Watching Brit TV’s ‘Broken’ will definitely make you want to run out and do something nice for Father.
Fortunately, that’s not what happens in Broken. Instead, what transpires is that Sean Bean delivers a touching, nuanced performance as the troubled parish priest Father Michael Kerrigan who, despite his own internal issues, does everything within his power to help the members of his flock. And, rest assured, they do need help. Lots of it.
There is Christina, for instance, a recently sacked single mother of three whose desperate need for cash drives her to hide her own mum’s death so she can claim the older woman’s pension. The authorities naturally disapprove. Money is also the source of businesswoman Roz’s problems, though her financial woes revolve around the fact that she has stolen a large sum from her employee to fuel a gambling addiction. Facing incarceration and public shame, Roz informs Father Michael she intends to commit suicide.
It doesn’t stop there, though. The mentally ill son of Trinidadian immigrant Helen has a tragic encounter with police, which causes all sorts of trouble for constable Andrew when he decides to buck the official report of the incident. To complicate matters, Helen’s brother arrives and instantly runs afoul of the UK’s stringent hate crime laws after a heated confrontation with a gay neighbor. It seems everyone who fills the pews of St. Nick’s is in a predicament and they all expect their priest to help. That would be fine except that Father Michael is having difficulties of his own in the form of flashbacks to an abusive childhood.
From all that, it should be obvious that Broken is not the feel-good show of the year, at least for most of its running time. In fact, as personal experience can attest, binge-watching all six episodes of the series at once can be something of a sustained exercise in misery. On top of this, the show’s writer, Jimmy McGovern, can’t resist having each episode deliver at least one screed on the perpetual pet peeves of lapsed Catholics everywhere. At least once per show a character stops to take a potshot at the Church’s position on women’s ordination, homosexuality, etcetera, etcetera. You know the routine.
However, such scenes never overstay their welcome. For the most part the show concentrates on the personal interactions between Father Michael and the people who come to him in need, and those moments are never anything less than involving. If nothing else, watching the fictional Father Michael struggle to provide whatever aid and comfort he can to so many parishioners at once should make anyone pause and reflect on the psychological and emotional weight their own local priest must be carrying. Watching Broken will definitely make you want to run out and do something nice for Father.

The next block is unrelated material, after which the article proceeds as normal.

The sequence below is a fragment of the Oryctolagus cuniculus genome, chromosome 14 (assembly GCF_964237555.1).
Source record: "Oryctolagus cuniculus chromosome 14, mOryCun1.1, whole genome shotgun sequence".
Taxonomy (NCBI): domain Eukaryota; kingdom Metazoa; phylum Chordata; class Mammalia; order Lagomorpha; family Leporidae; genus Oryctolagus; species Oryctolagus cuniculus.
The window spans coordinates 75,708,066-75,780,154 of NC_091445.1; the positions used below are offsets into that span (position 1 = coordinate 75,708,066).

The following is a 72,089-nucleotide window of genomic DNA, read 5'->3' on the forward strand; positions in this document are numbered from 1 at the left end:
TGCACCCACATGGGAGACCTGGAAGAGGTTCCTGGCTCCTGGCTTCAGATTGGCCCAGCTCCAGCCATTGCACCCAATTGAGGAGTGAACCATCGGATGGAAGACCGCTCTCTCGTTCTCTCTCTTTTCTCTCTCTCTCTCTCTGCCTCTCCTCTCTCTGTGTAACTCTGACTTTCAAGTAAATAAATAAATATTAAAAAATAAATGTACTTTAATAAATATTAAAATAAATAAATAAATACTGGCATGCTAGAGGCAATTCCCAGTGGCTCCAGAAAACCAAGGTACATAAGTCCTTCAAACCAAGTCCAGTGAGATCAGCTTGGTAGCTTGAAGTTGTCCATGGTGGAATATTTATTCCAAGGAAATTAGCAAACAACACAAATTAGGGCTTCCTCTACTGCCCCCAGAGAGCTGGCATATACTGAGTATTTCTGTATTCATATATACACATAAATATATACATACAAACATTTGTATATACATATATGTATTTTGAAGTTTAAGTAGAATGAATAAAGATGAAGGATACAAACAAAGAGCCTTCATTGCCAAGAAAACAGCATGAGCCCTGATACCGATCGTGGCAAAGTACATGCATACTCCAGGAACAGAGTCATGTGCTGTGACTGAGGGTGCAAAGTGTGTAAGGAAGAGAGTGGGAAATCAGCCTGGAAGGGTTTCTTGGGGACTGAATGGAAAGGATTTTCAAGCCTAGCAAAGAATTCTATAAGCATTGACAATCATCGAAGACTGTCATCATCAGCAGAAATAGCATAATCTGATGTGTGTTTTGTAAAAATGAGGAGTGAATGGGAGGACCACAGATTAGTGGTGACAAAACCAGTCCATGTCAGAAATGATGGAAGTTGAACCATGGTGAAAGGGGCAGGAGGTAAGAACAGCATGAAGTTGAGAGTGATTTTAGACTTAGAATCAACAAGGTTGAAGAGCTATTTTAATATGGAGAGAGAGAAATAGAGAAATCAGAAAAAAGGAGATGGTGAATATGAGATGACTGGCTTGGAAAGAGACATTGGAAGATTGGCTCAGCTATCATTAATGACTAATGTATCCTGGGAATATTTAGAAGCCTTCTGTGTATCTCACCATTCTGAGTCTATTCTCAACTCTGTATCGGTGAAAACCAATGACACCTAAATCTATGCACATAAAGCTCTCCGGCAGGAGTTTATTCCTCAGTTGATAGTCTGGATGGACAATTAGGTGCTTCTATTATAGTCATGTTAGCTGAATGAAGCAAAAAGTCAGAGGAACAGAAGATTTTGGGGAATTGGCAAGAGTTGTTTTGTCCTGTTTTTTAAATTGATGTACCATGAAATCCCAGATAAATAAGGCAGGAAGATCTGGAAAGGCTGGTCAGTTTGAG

As fine as that is, the show aims for something deeper still. Each episode includes at least one instance of Father Michael presiding over Mass (correctly, I might add), focusing mostly on the consecration of the host. It’s in these scenes that we see how the title of the show wants us to conflate the broken people in the pews (and at the altar) with the broken body of Christ present in the Eucharist. In fact, the writer himself hinted as much in an interview with The Tablet.
That may seem an odd sentiment coming from a man like McGovern who no longer practices his faith, but it’s one that rings true. As Pope Benedict XVI once explained, “A celebrated Eucharist imposes on us and at the same time renders us capable of becoming, in our turn, bread broken for brothers, coming to meet their needs and giving ourselves. Because of this, a Eucharistic celebration that does not lead to meet men where they live, work and suffer, to take to them the love of God, does not manifest the love it encloses.”
You can’t argue with that and Broken doesn’t try to. Rather it embraces the idea and uses it as the foundation to tell a rich and rewarding story. And yes, it even manages to provide a somewhat happy ending with Sean Bean alive and well as the end credits roll.
Broken is currently streaming on Britbox.
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